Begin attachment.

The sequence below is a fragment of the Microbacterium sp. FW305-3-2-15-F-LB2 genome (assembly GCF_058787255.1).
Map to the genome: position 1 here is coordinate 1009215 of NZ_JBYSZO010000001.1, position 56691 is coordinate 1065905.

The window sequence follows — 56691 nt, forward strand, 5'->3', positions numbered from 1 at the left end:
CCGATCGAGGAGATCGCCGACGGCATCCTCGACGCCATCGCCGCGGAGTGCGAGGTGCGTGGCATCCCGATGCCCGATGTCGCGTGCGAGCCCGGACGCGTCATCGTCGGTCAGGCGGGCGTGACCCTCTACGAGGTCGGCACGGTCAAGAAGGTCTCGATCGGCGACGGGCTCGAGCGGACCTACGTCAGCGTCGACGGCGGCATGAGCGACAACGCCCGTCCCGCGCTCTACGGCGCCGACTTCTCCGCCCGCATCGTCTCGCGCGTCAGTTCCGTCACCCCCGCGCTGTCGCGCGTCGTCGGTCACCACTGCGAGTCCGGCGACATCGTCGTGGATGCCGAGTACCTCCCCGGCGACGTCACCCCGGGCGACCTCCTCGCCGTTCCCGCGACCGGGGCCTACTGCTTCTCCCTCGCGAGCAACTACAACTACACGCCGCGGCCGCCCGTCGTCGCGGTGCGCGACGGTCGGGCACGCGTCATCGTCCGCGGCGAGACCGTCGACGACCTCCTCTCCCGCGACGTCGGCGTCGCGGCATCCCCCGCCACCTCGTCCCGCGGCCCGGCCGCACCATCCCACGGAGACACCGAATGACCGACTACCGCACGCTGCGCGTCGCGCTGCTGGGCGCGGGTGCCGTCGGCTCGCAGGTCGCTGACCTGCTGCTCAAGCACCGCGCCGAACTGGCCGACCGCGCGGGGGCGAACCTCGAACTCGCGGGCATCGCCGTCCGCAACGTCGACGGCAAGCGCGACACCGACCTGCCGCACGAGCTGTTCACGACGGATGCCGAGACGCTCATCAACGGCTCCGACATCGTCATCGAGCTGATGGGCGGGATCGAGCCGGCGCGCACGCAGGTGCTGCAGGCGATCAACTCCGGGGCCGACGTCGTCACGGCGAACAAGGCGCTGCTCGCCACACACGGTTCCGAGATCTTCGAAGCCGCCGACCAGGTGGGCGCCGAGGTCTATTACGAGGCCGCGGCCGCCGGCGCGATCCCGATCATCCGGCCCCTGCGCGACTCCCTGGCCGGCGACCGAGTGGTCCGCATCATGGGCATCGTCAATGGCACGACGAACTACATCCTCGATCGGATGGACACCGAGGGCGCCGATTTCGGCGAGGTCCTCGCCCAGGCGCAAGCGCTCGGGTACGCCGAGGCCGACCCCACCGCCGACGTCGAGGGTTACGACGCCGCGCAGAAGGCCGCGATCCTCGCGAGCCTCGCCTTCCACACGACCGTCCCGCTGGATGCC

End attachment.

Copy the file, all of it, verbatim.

The sequence below is a fragment of the Microbacterium sp. FW305-3-2-15-F-LB2 genome (assembly GCF_058787255.1).
Map to the genome: position 1 here is coordinate 1009215 of NZ_JBYSZO010000001.1, position 56691 is coordinate 1065905.

The window sequence follows — 56691 nt, forward strand, 5'->3', positions numbered from 1 at the left end:
CCGATCGAGGAGATCGCCGACGGCATCCTCGACGCCATCGCCGCGGAGTGCGAGGTGCGTGGCATCCCGATGCCCGATGTCGCGTGCGAGCCCGGACGCGTCATCGTCGGTCAGGCGGGCGTGACCCTCTACGAGGTCGGCACGGTCAAGAAGGTCTCGATCGGCGACGGGCTCGAGCGGACCTACGTCAGCGTCGACGGCGGCATGAGCGACAACGCCCGTCCCGCGCTCTACGGCGCCGACTTCTCCGCCCGCATCGTCTCGCGCGTCAGTTCCGTCACCCCCGCGCTGTCGCGCGTCGTCGGTCACCACTGCGAGTCCGGCGACATCGTCGTGGATGCCGAGTACCTCCCCGGCGACGTCACCCCGGGCGACCTCCTCGCCGTTCCCGCGACCGGGGCCTACTGCTTCTCCCTCGCGAGCAACTACAACTACACGCCGCGGCCGCCCGTCGTCGCGGTGCGCGACGGTCGGGCACGCGTCATCGTCCGCGGCGAGACCGTCGACGACCTCCTCTCCCGCGACGTCGGCGTCGCGGCATCCCCCGCCACCTCGTCCCGCGGCCCGGCCGCACCATCCCACGGAGACACCGAATGACCGACTACCGCACGCTGCGCGTCGCGCTGCTGGGCGCGGGTGCCGTCGGCTCGCAGGTCGCTGACCTGCTGCTCAAGCACCGCGCCGAACTGGCCGACCGCGCGGGGGCGAACCTCGAACTCGCGGGCATCGCCGTCCGCAACGTCGACGGCAAGCGCGACACCGACCTGCCGCACGAGCTGTTCACGACGGATGCCGAGACGCTCATCAACGGCTCCGACATCGTCATCGAGCTGATGGGCGGGATCGAGCCGGCGCGCACGCAGGTGCTGCAGGCGATCAACTCCGGGGCCGACGTCGTCACGGCGAACAAGGCGCTGCTCGCCACACACGGTTCCGAGATCTTCGAAGCCGCCGACCAGGTGGGCGCCGAGGTCTATTACGAGGCCGCGGCCGCCGGCGCGATCCCGATCATCCGGCCCCTGCGCGACTCCCTGGCCGGCGACCGAGTGGTCCGCATCATGGGCATCGTCAATGGCACGACGAACTACATCCTCGATCGGATGGACACCGAGGGCGCCGATTTCGGCGAGGTCCTCGCCCAGGCGCAAGCGCTCGGGTACGCCGAGGCCGACCCCACCGCCGACGTCGAGGGTTACGACGCCGCGCAGAAGGCCGCGATCCTCGCGAGCCTCGCCTTCCACACGACCGTCCCGCTGGATGCC